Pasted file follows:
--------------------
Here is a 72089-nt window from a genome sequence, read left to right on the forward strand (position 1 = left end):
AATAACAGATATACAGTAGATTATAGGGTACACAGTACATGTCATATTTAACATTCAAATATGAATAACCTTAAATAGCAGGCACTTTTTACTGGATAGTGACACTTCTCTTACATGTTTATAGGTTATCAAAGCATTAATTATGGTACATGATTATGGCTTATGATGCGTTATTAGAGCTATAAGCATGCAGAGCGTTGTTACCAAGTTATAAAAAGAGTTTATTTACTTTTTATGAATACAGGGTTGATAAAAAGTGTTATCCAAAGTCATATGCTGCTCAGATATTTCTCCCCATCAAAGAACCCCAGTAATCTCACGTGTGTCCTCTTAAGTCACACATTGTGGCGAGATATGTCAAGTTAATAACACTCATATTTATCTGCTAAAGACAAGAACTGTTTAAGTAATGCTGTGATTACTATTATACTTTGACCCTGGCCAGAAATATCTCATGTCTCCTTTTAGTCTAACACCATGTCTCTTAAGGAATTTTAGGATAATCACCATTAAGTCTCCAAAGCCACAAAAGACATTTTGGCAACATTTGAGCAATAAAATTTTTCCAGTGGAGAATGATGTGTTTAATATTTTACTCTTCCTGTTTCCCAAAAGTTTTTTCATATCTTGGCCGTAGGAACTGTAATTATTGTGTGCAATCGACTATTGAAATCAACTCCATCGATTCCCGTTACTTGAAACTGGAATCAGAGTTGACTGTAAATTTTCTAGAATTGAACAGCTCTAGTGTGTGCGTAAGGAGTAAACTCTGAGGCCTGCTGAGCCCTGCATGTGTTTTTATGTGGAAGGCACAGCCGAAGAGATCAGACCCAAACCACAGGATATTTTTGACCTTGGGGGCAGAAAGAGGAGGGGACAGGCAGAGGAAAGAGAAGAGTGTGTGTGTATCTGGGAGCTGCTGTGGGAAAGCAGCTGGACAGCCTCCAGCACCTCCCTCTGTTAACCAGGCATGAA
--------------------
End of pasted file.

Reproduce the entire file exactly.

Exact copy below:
Here is a 72089-nt window from a genome sequence, read left to right on the forward strand (position 1 = left end):
AATAACAGATATACAGTAGATTATAGGGTACACAGTACATGTCATATTTAACATTCAAATATGAATAACCTTAAATAGCAGGCACTTTTTACTGGATAGTGACACTTCTCTTACATGTTTATAGGTTATCAAAGCATTAATTATGGTACATGATTATGGCTTATGATGCGTTATTAGAGCTATAAGCATGCAGAGCGTTGTTACCAAGTTATAAAAAGAGTTTATTTACTTTTTATGAATACAGGGTTGATAAAAAGTGTTATCCAAAGTCATATGCTGCTCAGATATTTCTCCCCATCAAAGAACCCCAGTAATCTCACGTGTGTCCTCTTAAGTCACACATTGTGGCGAGATATGTCAAGTTAATAACACTCATATTTATCTGCTAAAGACAAGAACTGTTTAAGTAATGCTGTGATTACTATTATACTTTGACCCTGGCCAGAAATATCTCATGTCTCCTTTTAGTCTAACACCATGTCTCTTAAGGAATTTTAGGATAATCACCATTAAGTCTCCAAAGCCACAAAAGACATTTTGGCAACATTTGAGCAATAAAATTTTTCCAGTGGAGAATGATGTGTTTAATATTTTACTCTTCCTGTTTCCCAAAAGTTTTTTCATATCTTGGCCGTAGGAACTGTAATTATTGTGTGCAATCGACTATTGAAATCAACTCCATCGATTCCCGTTACTTGAAACTGGAATCAGAGTTGACTGTAAATTTTCTAGAATTGAACAGCTCTAGTGTGTGCGTAAGGAGTAAACTCTGAGGCCTGCTGAGCCCTGCATGTGTTTTTATGTGGAAGGCACAGCCGAAGAGATCAGACCCAAACCACAGGATATTTTTGACCTTGGGGGCAGAAAGAGGAGGGGACAGGCAGAGGAAAGAGAAGAGTGTGTGTGTATCTGGGAGCTGCTGTGGGAAAGCAGCTGGACAGCCTCCAGCACCTCCCTCTGTTAACCAGGCATGAA